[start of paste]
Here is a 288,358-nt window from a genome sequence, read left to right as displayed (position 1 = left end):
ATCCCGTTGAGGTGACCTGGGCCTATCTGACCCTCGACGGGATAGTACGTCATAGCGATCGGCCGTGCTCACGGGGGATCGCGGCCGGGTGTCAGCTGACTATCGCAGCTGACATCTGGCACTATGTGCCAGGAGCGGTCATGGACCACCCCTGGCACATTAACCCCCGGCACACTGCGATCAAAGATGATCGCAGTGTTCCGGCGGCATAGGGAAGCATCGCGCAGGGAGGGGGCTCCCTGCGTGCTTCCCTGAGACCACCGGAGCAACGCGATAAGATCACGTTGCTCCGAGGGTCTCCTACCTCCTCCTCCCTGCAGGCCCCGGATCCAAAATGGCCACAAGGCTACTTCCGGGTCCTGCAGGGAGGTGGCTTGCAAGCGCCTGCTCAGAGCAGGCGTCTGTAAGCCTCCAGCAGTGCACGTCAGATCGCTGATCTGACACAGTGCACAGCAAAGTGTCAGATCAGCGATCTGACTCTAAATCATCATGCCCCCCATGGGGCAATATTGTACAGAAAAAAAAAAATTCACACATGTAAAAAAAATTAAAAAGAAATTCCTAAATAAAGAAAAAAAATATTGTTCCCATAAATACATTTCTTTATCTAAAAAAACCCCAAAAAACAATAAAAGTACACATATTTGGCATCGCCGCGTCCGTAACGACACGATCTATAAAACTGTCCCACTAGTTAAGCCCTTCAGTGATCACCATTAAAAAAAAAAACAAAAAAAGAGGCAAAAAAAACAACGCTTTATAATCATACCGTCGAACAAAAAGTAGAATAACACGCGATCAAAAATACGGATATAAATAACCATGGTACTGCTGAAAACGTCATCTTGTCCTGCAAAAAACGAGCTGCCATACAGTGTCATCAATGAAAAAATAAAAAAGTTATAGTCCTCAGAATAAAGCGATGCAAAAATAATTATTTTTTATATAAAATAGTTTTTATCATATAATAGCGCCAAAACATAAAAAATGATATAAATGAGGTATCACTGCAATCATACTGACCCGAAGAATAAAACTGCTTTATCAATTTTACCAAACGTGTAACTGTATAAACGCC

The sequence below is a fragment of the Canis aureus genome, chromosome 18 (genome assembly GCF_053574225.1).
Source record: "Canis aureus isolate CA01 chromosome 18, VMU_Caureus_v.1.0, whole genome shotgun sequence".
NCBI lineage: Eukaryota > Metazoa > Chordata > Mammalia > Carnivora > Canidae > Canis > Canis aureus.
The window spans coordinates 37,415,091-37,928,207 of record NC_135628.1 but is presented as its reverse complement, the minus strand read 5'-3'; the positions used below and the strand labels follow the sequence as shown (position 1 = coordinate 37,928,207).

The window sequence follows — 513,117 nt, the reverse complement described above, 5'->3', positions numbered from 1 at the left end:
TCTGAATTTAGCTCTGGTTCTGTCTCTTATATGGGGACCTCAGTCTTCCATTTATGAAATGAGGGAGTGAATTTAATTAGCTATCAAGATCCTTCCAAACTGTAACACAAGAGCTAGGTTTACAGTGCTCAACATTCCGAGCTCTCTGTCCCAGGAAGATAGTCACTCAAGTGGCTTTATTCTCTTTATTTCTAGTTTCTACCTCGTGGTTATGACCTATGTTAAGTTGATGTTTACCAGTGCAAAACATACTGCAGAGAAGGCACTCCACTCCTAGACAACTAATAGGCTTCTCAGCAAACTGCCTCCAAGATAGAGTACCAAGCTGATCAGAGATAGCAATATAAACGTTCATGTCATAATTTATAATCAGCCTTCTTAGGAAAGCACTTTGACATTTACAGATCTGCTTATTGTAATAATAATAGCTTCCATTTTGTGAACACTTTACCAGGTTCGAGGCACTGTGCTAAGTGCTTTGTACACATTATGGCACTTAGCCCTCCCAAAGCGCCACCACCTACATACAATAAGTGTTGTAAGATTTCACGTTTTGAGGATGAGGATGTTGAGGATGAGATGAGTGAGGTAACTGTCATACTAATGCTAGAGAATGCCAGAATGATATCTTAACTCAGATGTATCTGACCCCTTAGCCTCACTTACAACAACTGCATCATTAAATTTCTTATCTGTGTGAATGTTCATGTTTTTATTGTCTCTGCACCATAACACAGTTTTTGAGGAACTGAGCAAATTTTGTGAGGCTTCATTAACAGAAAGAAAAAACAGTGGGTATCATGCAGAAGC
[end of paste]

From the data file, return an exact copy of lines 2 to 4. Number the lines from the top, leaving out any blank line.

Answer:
ATCCCGTTGAGGTGACCTGGGCCTATCTGACCCTCGACGGGATAGTACGTCATAGCGATCGGCCGTGCTCACGGGGGATCGCGGCCGGGTGTCAGCTGACTATCGCAGCTGACATCTGGCACTATGTGCCAGGAGCGGTCATGGACCACCCCTGGCACATTAACCCCCGGCACACTGCGATCAAAGATGATCGCAGTGTTCCGGCGGCATAGGGAAGCATCGCGCAGGGAGGGGGCTCCCTGCGTGCTTCCCTGAGACCACCGGAGCAACGCGATAAGATCACGTTGCTCCGAGGGTCTCCTACCTCCTCCTCCCTGCAGGCCCCGGATCCAAAATGGCCACAAGGCTACTTCCGGGTCCTGCAGGGAGGTGGCTTGCAAGCGCCTGCTCAGAGCAGGCGTCTGTAAGCCTCCAGCAGTGCACGTCAGATCGCTGATCTGACACAGTGCACAGCAAAGTGTCAGATCAGCGATCTGACTCTAAATCATCATGCCCCCCATGGGGCAATATTGTACAGAAAAAAAAAAATTCACACATGTAAAAAAAATTAAAAAGAAATTCCTAAATAAAGAAAAAAAATATTGTTCCCATAAATACATTTCTTTATCTAAAAAAACCCCAAAAAACAATAAAAGTACACATATTTGGCATCGCCGCGTCCGTAACGACACGATCTATAAAACTGTCCCACTAGTTAAGCCCTTCAGTGATCACCATTAAAAAAAAAAACAAAAAAAGAGGCAAAAAAAACAACGCTTTATAATCATACCGTCGAACAAAAAGTAGAATAACACGCGATCAAAAATACGGATATAAATAACCATGGTACTGCTGAAAACGTCATCTTGTCCTGCAAAAAACGAGCTGCCATACAGTGTCATCAATGAAAAAATAAAAAAGTTATAGTCCTCAGAATAAAGCGATGCAAAAATAATTATTTTTTATATAAAATAGTTTTTATCATATAATAGCGCCAAAACATAAAAAATGATATAAATGAGGTATCACTGCAATCATACTGACCCGAAGAATAAAACTGCTTTATCAATTTTACCAAACGTGTAACTGTATAAACGCC

The sequence below is a fragment of the Canis aureus genome, chromosome 18 (genome assembly GCF_053574225.1).
Source record: "Canis aureus isolate CA01 chromosome 18, VMU_Caureus_v.1.0, whole genome shotgun sequence".